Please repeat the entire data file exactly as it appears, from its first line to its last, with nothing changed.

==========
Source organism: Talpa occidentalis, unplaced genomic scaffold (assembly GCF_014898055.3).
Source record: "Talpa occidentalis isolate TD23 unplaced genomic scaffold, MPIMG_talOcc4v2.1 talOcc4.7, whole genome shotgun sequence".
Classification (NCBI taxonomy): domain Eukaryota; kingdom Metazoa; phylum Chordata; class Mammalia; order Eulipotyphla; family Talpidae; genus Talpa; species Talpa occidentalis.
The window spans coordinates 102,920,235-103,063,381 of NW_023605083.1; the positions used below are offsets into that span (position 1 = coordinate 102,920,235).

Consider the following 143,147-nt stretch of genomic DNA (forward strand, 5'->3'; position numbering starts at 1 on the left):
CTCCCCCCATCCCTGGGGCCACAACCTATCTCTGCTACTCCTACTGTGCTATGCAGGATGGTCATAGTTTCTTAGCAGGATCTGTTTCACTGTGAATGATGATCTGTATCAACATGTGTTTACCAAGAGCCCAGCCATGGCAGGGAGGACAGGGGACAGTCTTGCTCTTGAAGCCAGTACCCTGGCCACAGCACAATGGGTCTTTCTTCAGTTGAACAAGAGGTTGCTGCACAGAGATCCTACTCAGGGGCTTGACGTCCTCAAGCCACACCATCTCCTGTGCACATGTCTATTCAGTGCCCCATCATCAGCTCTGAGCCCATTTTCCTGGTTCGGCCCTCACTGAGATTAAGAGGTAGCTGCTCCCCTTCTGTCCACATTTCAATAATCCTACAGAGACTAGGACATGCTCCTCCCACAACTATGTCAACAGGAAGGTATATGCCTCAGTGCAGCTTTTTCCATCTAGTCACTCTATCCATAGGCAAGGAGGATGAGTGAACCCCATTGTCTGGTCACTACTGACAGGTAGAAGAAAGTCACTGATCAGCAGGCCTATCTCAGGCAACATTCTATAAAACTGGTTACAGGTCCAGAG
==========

Source organism: Talpa occidentalis, unplaced genomic scaffold (assembly GCF_014898055.3).
Source record: "Talpa occidentalis isolate TD23 unplaced genomic scaffold, MPIMG_talOcc4v2.1 talOcc4.7, whole genome shotgun sequence".
Classification (NCBI taxonomy): domain Eukaryota; kingdom Metazoa; phylum Chordata; class Mammalia; order Eulipotyphla; family Talpidae; genus Talpa; species Talpa occidentalis.
The window spans coordinates 102,920,235-103,063,381 of NW_023605083.1; the positions used below are offsets into that span (position 1 = coordinate 102,920,235).

Consider the following 143,147-nt stretch of genomic DNA (forward strand, 5'->3'; position numbering starts at 1 on the left):
CTCCCCCCATCCCTGGGGCCACAACCTATCTCTGCTACTCCTACTGTGCTATGCAGGATGGTCATAGTTTCTTAGCAGGATCTGTTTCACTGTGAATGATGATCTGTATCAACATGTGTTTACCAAGAGCCCAGCCATGGCAGGGAGGACAGGGGACAGTCTTGCTCTTGAAGCCAGTACCCTGGCCACAGCACAATGGGTCTTTCTTCAGTTGAACAAGAGGTTGCTGCACAGAGATCCTACTCAGGGGCTTGACGTCCTCAAGCCACACCATCTCCTGTGCACATGTCTATTCAGTGCCCCATCATCAGCTCTGAGCCCATTTTCCTGGTTCGGCCCTCACTGAGATTAAGAGGTAGCTGCTCCCCTTCTGTCCACATTTCAATAATCCTACAGAGACTAGGACATGCTCCTCCCACAACTATGTCAACAGGAAGGTATATGCCTCAGTGCAGCTTTTTCCATCTAGTCACTCTATCCATAGGCAAGGAGGATGAGTGAACCCCATTGTCTGGTCACTACTGACAGGTAGAAGAAAGTCACTGATCAGCAGGCCTATCTCAGGCAACATTCTATAAAACTGGTTACAGGTCCAGAG